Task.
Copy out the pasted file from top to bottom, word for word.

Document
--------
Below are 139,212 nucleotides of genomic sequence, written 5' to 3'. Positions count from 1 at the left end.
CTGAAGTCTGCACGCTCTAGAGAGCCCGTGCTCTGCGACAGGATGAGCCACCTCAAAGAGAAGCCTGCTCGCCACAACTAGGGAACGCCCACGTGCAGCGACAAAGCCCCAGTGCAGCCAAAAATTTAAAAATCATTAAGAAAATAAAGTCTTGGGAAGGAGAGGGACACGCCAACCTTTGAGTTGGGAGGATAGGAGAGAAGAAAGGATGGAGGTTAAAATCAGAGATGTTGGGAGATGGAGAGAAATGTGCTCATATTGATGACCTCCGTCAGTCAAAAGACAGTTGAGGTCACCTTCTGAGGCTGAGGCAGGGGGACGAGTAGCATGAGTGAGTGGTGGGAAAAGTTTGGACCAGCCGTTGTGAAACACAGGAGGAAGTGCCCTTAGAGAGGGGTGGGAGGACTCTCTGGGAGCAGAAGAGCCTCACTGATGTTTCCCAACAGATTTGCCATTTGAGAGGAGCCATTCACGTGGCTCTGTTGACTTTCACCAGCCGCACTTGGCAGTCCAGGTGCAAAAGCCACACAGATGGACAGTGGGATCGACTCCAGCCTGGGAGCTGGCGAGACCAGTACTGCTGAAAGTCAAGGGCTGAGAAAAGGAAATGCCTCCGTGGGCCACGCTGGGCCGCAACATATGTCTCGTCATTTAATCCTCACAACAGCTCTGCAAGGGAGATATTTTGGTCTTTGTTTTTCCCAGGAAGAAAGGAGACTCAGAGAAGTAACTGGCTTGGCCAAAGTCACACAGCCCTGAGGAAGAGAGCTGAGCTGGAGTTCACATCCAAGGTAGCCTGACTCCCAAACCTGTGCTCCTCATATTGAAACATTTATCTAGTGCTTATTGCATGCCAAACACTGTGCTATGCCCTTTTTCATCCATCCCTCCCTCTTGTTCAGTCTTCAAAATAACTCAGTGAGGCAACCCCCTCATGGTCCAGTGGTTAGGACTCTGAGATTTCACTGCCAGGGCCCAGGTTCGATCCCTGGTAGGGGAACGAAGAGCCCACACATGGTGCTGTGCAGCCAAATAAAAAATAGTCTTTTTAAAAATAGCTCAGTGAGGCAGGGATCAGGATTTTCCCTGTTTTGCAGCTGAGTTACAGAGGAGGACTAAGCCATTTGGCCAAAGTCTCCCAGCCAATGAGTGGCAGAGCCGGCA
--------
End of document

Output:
Below are 139,212 nucleotides of genomic sequence, written 5' to 3'. Positions count from 1 at the left end.
CTGAAGTCTGCACGCTCTAGAGAGCCCGTGCTCTGCGACAGGATGAGCCACCTCAAAGAGAAGCCTGCTCGCCACAACTAGGGAACGCCCACGTGCAGCGACAAAGCCCCAGTGCAGCCAAAAATTTAAAAATCATTAAGAAAATAAAGTCTTGGGAAGGAGAGGGACACGCCAACCTTTGAGTTGGGAGGATAGGAGAGAAGAAAGGATGGAGGTTAAAATCAGAGATGTTGGGAGATGGAGAGAAATGTGCTCATATTGATGACCTCCGTCAGTCAAAAGACAGTTGAGGTCACCTTCTGAGGCTGAGGCAGGGGGACGAGTAGCATGAGTGAGTGGTGGGAAAAGTTTGGACCAGCCGTTGTGAAACACAGGAGGAAGTGCCCTTAGAGAGGGGTGGGAGGACTCTCTGGGAGCAGAAGAGCCTCACTGATGTTTCCCAACAGATTTGCCATTTGAGAGGAGCCATTCACGTGGCTCTGTTGACTTTCACCAGCCGCACTTGGCAGTCCAGGTGCAAAAGCCACACAGATGGACAGTGGGATCGACTCCAGCCTGGGAGCTGGCGAGACCAGTACTGCTGAAAGTCAAGGGCTGAGAAAAGGAAATGCCTCCGTGGGCCACGCTGGGCCGCAACATATGTCTCGTCATTTAATCCTCACAACAGCTCTGCAAGGGAGATATTTTGGTCTTTGTTTTTCCCAGGAAGAAAGGAGACTCAGAGAAGTAACTGGCTTGGCCAAAGTCACACAGCCCTGAGGAAGAGAGCTGAGCTGGAGTTCACATCCAAGGTAGCCTGACTCCCAAACCTGTGCTCCTCATATTGAAACATTTATCTAGTGCTTATTGCATGCCAAACACTGTGCTATGCCCTTTTTCATCCATCCCTCCCTCTTGTTCAGTCTTCAAAATAACTCAGTGAGGCAACCCCCTCATGGTCCAGTGGTTAGGACTCTGAGATTTCACTGCCAGGGCCCAGGTTCGATCCCTGGTAGGGGAACGAAGAGCCCACACATGGTGCTGTGCAGCCAAATAAAAAATAGTCTTTTTAAAAATAGCTCAGTGAGGCAGGGATCAGGATTTTCCCTGTTTTGCAGCTGAGTTACAGAGGAGGACTAAGCCATTTGGCCAAAGTCTCCCAGCCAATGAGTGGCAGAGCCGGCA